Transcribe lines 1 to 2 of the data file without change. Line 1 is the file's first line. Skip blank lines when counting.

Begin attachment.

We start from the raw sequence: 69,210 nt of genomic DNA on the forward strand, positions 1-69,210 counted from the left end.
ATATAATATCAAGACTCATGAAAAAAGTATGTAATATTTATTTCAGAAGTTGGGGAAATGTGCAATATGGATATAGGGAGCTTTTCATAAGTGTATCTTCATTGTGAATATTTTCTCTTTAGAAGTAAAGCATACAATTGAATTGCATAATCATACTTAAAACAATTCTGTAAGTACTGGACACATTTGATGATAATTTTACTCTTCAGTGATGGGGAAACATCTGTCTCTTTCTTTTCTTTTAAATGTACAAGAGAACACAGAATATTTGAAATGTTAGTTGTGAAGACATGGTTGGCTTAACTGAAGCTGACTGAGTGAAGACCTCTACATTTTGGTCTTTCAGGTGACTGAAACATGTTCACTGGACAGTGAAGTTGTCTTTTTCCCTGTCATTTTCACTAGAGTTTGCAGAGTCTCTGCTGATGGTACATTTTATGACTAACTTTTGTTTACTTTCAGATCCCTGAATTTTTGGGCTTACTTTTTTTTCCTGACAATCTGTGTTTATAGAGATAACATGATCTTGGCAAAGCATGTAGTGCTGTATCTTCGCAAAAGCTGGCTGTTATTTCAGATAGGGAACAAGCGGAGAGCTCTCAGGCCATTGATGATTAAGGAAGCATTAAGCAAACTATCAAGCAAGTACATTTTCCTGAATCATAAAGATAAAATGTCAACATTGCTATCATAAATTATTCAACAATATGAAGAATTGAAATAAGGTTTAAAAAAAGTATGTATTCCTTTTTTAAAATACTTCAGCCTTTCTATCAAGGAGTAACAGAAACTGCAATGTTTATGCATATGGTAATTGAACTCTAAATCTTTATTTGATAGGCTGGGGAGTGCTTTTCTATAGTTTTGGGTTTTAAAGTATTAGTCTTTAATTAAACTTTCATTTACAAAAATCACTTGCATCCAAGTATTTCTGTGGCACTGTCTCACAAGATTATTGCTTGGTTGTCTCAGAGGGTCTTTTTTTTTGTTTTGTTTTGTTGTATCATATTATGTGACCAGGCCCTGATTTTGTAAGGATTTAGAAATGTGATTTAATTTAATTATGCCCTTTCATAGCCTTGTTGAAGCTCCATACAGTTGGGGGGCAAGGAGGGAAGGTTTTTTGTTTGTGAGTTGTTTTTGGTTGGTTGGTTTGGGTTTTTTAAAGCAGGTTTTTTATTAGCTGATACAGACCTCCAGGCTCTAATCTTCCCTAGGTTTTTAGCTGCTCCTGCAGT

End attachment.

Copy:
We start from the raw sequence: 69,210 nt of genomic DNA on the forward strand, positions 1-69,210 counted from the left end.
ATATAATATCAAGACTCATGAAAAAAGTATGTAATATTTATTTCAGAAGTTGGGGAAATGTGCAATATGGATATAGGGAGCTTTTCATAAGTGTATCTTCATTGTGAATATTTTCTCTTTAGAAGTAAAGCATACAATTGAATTGCATAATCATACTTAAAACAATTCTGTAAGTACTGGACACATTTGATGATAATTTTACTCTTCAGTGATGGGGAAACATCTGTCTCTTTCTTTTCTTTTAAATGTACAAGAGAACACAGAATATTTGAAATGTTAGTTGTGAAGACATGGTTGGCTTAACTGAAGCTGACTGAGTGAAGACCTCTACATTTTGGTCTTTCAGGTGACTGAAACATGTTCACTGGACAGTGAAGTTGTCTTTTTCCCTGTCATTTTCACTAGAGTTTGCAGAGTCTCTGCTGATGGTACATTTTATGACTAACTTTTGTTTACTTTCAGATCCCTGAATTTTTGGGCTTACTTTTTTTTCCTGACAATCTGTGTTTATAGAGATAACATGATCTTGGCAAAGCATGTAGTGCTGTATCTTCGCAAAAGCTGGCTGTTATTTCAGATAGGGAACAAGCGGAGAGCTCTCAGGCCATTGATGATTAAGGAAGCATTAAGCAAACTATCAAGCAAGTACATTTTCCTGAATCATAAAGATAAAATGTCAACATTGCTATCATAAATTATTCAACAATATGAAGAATTGAAATAAGGTTTAAAAAAAGTATGTATTCCTTTTTTAAAATACTTCAGCCTTTCTATCAAGGAGTAACAGAAACTGCAATGTTTATGCATATGGTAATTGAACTCTAAATCTTTATTTGATAGGCTGGGGAGTGCTTTTCTATAGTTTTGGGTTTTAAAGTATTAGTCTTTAATTAAACTTTCATTTACAAAAATCACTTGCATCCAAGTATTTCTGTGGCACTGTCTCACAAGATTATTGCTTGGTTGTCTCAGAGGGTCTTTTTTTTTGTTTTGTTTTGTTGTATCATATTATGTGACCAGGCCCTGATTTTGTAAGGATTTAGAAATGTGATTTAATTTAATTATGCCCTTTCATAGCCTTGTTGAAGCTCCATACAGTTGGGGGGCAAGGAGGGAAGGTTTTTTGTTTGTGAGTTGTTTTTGGTTGGTTGGTTTGGGTTTTTTAAAGCAGGTTTTTTATTAGCTGATACAGACCTCCAGGCTCTAATCTTCCCTAGGTTTTTAGCTGCTCCTGCAGT